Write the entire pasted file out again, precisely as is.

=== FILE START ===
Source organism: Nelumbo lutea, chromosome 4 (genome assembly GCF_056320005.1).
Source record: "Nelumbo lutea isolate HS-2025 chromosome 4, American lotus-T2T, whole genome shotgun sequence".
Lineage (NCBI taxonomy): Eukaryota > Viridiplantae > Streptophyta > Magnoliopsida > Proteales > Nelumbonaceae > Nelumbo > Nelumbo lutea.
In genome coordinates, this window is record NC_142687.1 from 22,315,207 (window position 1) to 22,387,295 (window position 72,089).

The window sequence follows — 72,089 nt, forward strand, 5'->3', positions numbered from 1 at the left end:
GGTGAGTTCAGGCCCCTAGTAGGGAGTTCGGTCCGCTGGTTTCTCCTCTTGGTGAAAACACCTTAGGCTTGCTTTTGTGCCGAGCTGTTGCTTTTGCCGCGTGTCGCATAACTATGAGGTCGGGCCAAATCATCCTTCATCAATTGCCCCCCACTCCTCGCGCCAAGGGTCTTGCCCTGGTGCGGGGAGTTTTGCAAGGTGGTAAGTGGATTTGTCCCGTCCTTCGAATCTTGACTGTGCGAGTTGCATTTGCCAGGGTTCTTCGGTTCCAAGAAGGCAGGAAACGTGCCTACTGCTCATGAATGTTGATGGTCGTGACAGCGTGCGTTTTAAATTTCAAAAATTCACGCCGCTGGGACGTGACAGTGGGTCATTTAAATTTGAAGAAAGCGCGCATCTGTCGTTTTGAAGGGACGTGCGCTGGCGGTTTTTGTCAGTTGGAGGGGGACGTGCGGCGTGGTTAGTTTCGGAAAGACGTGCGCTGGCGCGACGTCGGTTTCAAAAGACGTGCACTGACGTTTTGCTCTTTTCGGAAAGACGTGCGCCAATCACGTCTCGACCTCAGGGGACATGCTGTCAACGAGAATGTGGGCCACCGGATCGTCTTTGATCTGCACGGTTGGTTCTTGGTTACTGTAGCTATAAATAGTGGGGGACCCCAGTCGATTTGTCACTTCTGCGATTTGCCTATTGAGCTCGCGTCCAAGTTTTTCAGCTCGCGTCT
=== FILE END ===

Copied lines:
Source organism: Nelumbo lutea, chromosome 4 (genome assembly GCF_056320005.1).
Source record: "Nelumbo lutea isolate HS-2025 chromosome 4, American lotus-T2T, whole genome shotgun sequence".
Lineage (NCBI taxonomy): Eukaryota > Viridiplantae > Streptophyta > Magnoliopsida > Proteales > Nelumbonaceae > Nelumbo > Nelumbo lutea.
In genome coordinates, this window is record NC_142687.1 from 22,315,207 (window position 1) to 22,387,295 (window position 72,089).

The window sequence follows — 72,089 nt, forward strand, 5'->3', positions numbered from 1 at the left end:
GGTGAGTTCAGGCCCCTAGTAGGGAGTTCGGTCCGCTGGTTTCTCCTCTTGGTGAAAACACCTTAGGCTTGCTTTTGTGCCGAGCTGTTGCTTTTGCCGCGTGTCGCATAACTATGAGGTCGGGCCAAATCATCCTTCATCAATTGCCCCCCACTCCTCGCGCCAAGGGTCTTGCCCTGGTGCGGGGAGTTTTGCAAGGTGGTAAGTGGATTTGTCCCGTCCTTCGAATCTTGACTGTGCGAGTTGCATTTGCCAGGGTTCTTCGGTTCCAAGAAGGCAGGAAACGTGCCTACTGCTCATGAATGTTGATGGTCGTGACAGCGTGCGTTTTAAATTTCAAAAATTCACGCCGCTGGGACGTGACAGTGGGTCATTTAAATTTGAAGAAAGCGCGCATCTGTCGTTTTGAAGGGACGTGCGCTGGCGGTTTTTGTCAGTTGGAGGGGGACGTGCGGCGTGGTTAGTTTCGGAAAGACGTGCGCTGGCGCGACGTCGGTTTCAAAAGACGTGCACTGACGTTTTGCTCTTTTCGGAAAGACGTGCGCCAATCACGTCTCGACCTCAGGGGACATGCTGTCAACGAGAATGTGGGCCACCGGATCGTCTTTGATCTGCACGGTTGGTTCTTGGTTACTGTAGCTATAAATAGTGGGGGACCCCAGTCGATTTGTCACTTCTGCGATTTGCCTATTGAGCTCGCGTCCAAGTTTTTCAGCTCGCGTCT